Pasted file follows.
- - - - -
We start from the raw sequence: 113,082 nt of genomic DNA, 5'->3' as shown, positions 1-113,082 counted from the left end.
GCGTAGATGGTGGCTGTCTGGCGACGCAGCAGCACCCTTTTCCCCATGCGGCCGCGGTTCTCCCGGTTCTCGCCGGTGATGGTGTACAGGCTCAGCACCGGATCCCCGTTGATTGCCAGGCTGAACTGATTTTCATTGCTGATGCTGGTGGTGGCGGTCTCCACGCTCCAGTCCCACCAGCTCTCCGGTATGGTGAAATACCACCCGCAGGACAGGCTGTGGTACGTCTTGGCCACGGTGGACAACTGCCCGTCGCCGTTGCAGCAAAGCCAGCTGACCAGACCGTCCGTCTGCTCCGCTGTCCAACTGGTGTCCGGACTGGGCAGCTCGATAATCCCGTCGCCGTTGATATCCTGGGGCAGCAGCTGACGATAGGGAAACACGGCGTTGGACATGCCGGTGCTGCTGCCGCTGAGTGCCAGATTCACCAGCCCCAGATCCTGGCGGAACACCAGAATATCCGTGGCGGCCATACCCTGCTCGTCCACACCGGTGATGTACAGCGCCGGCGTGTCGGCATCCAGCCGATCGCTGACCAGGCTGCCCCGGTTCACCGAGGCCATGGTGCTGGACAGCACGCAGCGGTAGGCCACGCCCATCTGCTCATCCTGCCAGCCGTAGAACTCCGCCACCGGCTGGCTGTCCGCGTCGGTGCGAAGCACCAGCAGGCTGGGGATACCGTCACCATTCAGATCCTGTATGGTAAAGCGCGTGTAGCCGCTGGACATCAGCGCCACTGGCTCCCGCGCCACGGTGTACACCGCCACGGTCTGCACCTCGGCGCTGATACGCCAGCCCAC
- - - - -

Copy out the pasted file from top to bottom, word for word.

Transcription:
We start from the raw sequence: 113,082 nt of genomic DNA, 5'->3' as shown, positions 1-113,082 counted from the left end.
GCGTAGATGGTGGCTGTCTGGCGACGCAGCAGCACCCTTTTCCCCATGCGGCCGCGGTTCTCCCGGTTCTCGCCGGTGATGGTGTACAGGCTCAGCACCGGATCCCCGTTGATTGCCAGGCTGAACTGATTTTCATTGCTGATGCTGGTGGTGGCGGTCTCCACGCTCCAGTCCCACCAGCTCTCCGGTATGGTGAAATACCACCCGCAGGACAGGCTGTGGTACGTCTTGGCCACGGTGGACAACTGCCCGTCGCCGTTGCAGCAAAGCCAGCTGACCAGACCGTCCGTCTGCTCCGCTGTCCAACTGGTGTCCGGACTGGGCAGCTCGATAATCCCGTCGCCGTTGATATCCTGGGGCAGCAGCTGACGATAGGGAAACACGGCGTTGGACATGCCGGTGCTGCTGCCGCTGAGTGCCAGATTCACCAGCCCCAGATCCTGGCGGAACACCAGAATATCCGTGGCGGCCATACCCTGCTCGTCCACACCGGTGATGTACAGCGCCGGCGTGTCGGCATCCAGCCGATCGCTGACCAGGCTGCCCCGGTTCACCGAGGCCATGGTGCTGGACAGCACGCAGCGGTAGGCCACGCCCATCTGCTCATCCTGCCAGCCGTAGAACTCCGCCACCGGCTGGCTGTCCGCGTCGGTGCGAAGCACCAGCAGGCTGGGGATACCGTCACCATTCAGATCCTGTATGGTAAAGCGCGTGTAGCCGCTGGACATCAGCGCCACTGGCTCCCGCGCCACGGTGTACACCGCCACGGTCTGCACCTCGGCGCTGATACGCCAGCCCAC